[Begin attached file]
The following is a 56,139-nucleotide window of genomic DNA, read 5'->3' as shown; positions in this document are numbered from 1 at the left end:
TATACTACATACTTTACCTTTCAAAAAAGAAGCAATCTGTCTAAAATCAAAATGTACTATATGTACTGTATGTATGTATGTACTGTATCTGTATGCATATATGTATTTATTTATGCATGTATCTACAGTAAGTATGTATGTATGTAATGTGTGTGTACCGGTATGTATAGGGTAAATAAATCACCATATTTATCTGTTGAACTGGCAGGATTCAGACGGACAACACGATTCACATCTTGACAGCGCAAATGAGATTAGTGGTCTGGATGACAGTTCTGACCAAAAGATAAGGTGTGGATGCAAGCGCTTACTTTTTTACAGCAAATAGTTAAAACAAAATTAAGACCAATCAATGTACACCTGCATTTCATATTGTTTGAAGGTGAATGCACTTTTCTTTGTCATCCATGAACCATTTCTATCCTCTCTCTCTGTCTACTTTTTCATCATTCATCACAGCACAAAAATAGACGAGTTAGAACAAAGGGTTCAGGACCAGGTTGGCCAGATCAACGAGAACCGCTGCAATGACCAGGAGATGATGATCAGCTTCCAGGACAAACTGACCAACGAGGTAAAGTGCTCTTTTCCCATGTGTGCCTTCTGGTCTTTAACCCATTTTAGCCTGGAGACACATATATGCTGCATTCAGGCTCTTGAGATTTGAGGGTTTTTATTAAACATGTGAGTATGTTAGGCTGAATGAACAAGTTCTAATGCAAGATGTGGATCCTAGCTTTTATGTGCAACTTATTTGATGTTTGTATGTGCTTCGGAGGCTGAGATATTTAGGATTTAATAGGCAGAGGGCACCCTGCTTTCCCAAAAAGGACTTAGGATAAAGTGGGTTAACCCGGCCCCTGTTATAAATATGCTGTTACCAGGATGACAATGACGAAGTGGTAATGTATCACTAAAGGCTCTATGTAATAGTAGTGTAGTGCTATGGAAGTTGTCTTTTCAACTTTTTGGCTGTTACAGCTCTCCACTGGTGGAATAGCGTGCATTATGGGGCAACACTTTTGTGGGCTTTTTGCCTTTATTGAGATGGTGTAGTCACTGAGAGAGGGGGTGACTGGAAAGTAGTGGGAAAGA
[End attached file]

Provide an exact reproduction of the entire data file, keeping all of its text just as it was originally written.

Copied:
The following is a 56,139-nucleotide window of genomic DNA, read 5'->3' as shown; positions in this document are numbered from 1 at the left end:
TATACTACATACTTTACCTTTCAAAAAAGAAGCAATCTGTCTAAAATCAAAATGTACTATATGTACTGTATGTATGTATGTACTGTATCTGTATGCATATATGTATTTATTTATGCATGTATCTACAGTAAGTATGTATGTATGTAATGTGTGTGTACCGGTATGTATAGGGTAAATAAATCACCATATTTATCTGTTGAACTGGCAGGATTCAGACGGACAACACGATTCACATCTTGACAGCGCAAATGAGATTAGTGGTCTGGATGACAGTTCTGACCAAAAGATAAGGTGTGGATGCAAGCGCTTACTTTTTTACAGCAAATAGTTAAAACAAAATTAAGACCAATCAATGTACACCTGCATTTCATATTGTTTGAAGGTGAATGCACTTTTCTTTGTCATCCATGAACCATTTCTATCCTCTCTCTCTGTCTACTTTTTCATCATTCATCACAGCACAAAAATAGACGAGTTAGAACAAAGGGTTCAGGACCAGGTTGGCCAGATCAACGAGAACCGCTGCAATGACCAGGAGATGATGATCAGCTTCCAGGACAAACTGACCAACGAGGTAAAGTGCTCTTTTCCCATGTGTGCCTTCTGGTCTTTAACCCATTTTAGCCTGGAGACACATATATGCTGCATTCAGGCTCTTGAGATTTGAGGGTTTTTATTAAACATGTGAGTATGTTAGGCTGAATGAACAAGTTCTAATGCAAGATGTGGATCCTAGCTTTTATGTGCAACTTATTTGATGTTTGTATGTGCTTCGGAGGCTGAGATATTTAGGATTTAATAGGCAGAGGGCACCCTGCTTTCCCAAAAAGGACTTAGGATAAAGTGGGTTAACCCGGCCCCTGTTATAAATATGCTGTTACCAGGATGACAATGACGAAGTGGTAATGTATCACTAAAGGCTCTATGTAATAGTAGTGTAGTGCTATGGAAGTTGTCTTTTCAACTTTTTGGCTGTTACAGCTCTCCACTGGTGGAATAGCGTGCATTATGGGGCAACACTTTTGTGGGCTTTTTGCCTTTATTGAGATGGTGTAGTCACTGAGAGAGGGGGTGACTGGAAAGTAGTGGGAAAGA